I see that UK retailer Morrisons won’t cross the line of marketing a “fake farm” private label.
 
The coverage, from Campaignlive.co.uk,  is headlined “Morrisons throws shade on supermarket rivals with pledge to avoid ‘fake farm’ branding”
 
The gist of it, though, is that there is no real impact to the chain since the story said Morrisons doesn’t have any own-label “farm” brands now. However, the story said the move could rekindle criticism of other retailers, notably Tesco, which a year ago debuted seven farm brands for its value fresh produce range, including Redmere Farms for vegetables and Suntrail Farms for imported fruit. Check coverage on that development here.
 
Those brands were panned by the National Farmers Union, the story said.  The NFU said the Tesco farm labels gave the impression the produce was grown in Britain, when in fact some of the fruits and veggies were imported.
 
"Authentic" is good, but I think consumers know that “fake farm” brands are exactly that. Does Target have an idyllic place called Archer Farms, flowing with milk, fruits, veggies and mixed nuts? No, but a private label is a way to create a more colorful marketing message and more consistency.
 
A head of broccoli with “Everyday Value” brand doesn’t thrill me; the same veggie with a Redmere Farms label is better.
 
If the private label product delivers - whether in quality, price, image,  community values - then it will succeed. If it doesn’t, it will fail.
 
For myself, I expect marketers to be “image-makers." I can give retailers some license to tell their story. It had better be good, though.
 
 
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In other news, FDA’s Jason Strachman Miller, health communication specialist at the FDA wrote an e-mail about a new leader in the food safety arena at the agency:
 
 
I’m writing to introduce Stic Harris, DVM as the new director of the FDA’s Coordinated Outbreak Response and Evaluation (CORE) Network. Dr. Harris comes to us from the Department of Defense’s Armed Forces Health Surveillance Center in Silver Spring, Md., and has distinguished himself in the field of public health in a number of different roles. He brings with him an invaluable mix of clinical, disease surveillance, and investigational experience. (see FDA link to the Harris bio here)
 
 Dr. Harris is excited to take the mantle of leading the CORE staff that has worked so hard to strengthen FDA’s efforts to prevent, respond to and learn from foodborne illness outbreaks.  
 
TK: Here’s hoping that Harris (see his LinkedIn profile here) is a quick study on fresh produce issues and connects with the industry's food safety leaders.
 
 
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On a related topic, Florida-based papaya importer HLB Specialties has issued another news release urging the media and consumers to keep “calm and educated” about the recent salmonella outbreak linked to Mexican papayas. Check out the full release here.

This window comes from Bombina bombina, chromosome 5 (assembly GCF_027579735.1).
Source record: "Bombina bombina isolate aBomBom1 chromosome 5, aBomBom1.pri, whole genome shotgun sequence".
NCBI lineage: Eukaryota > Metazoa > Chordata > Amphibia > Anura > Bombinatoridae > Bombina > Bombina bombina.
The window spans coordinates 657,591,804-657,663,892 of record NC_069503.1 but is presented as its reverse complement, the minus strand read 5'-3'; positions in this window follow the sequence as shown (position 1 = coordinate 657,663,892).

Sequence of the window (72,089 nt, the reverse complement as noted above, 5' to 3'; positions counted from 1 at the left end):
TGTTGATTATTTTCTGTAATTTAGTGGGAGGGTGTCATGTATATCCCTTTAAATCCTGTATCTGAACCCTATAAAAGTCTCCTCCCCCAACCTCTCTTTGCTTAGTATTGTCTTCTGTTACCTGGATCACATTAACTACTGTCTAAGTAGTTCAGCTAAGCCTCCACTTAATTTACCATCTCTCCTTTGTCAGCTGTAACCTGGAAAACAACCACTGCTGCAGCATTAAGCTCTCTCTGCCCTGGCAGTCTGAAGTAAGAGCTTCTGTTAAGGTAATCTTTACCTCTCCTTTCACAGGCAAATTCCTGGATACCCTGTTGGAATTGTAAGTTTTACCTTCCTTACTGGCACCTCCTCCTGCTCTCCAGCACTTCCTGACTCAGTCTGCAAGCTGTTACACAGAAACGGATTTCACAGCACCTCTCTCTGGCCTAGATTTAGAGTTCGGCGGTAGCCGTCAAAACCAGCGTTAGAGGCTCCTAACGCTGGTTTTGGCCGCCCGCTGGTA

From the release:
 
 
Fort Lauderdale, FL – In light of the recent Salmonella outbreak of July 2017, one of the largest papaya importers into the US, HLB Specialties, is cautioning retailers and the media to make a clear distinction between the different papaya brands, growers, varieties, and countries of origin. The outbreak is limited to one specific grower in the south of Mexico, Carica de Campeche, and the brands they distribute. Papayas from Guatemala, Brazil, Formosa papaya and other Maradol papaya brands from Mexico are not linked to the outbreak and are safe for consumption. 
 
The company hopes to educate shoppers on the different types of papaya and to dispel any confusion that may have arisen from the outbreak. Melissa Hartmann de Barros, Director of Communications at HLB Specialties, notes “The safety of the consumers is our highest priority. We share their concern, but we also want to provide as much information as possible, so that shoppers can make an educated decision when buying papayas. 
 
Ms. Hartmann de Barros adds, “we are seeing a lot of misinformation circulating, including pictures of the wrong papaya variety being used when referring to the Maradol papaya linked to the Salmonella outbreak.” Maradol Papayas are the large kind, weighing approximately three pounds and usually have a fully yellow skin when ripe. Formosa papayas, also known as Tainung papayas, are also large and similar to Maradol in size and weight, but they are greener and ready to eat when only half yellow. The small Brazilian Golden Papaya variety weighs around one pound, is very sweet and ideal for personal use. Papayas are considered one of the healthiest fruits in the world due to their high vitamin content, especially vitamin C.
 
 
TK: Sharing information about the diversity of the supply chain for papayas may help remind consumers that there are plenty of delicious and safe papayas out there to enjoy.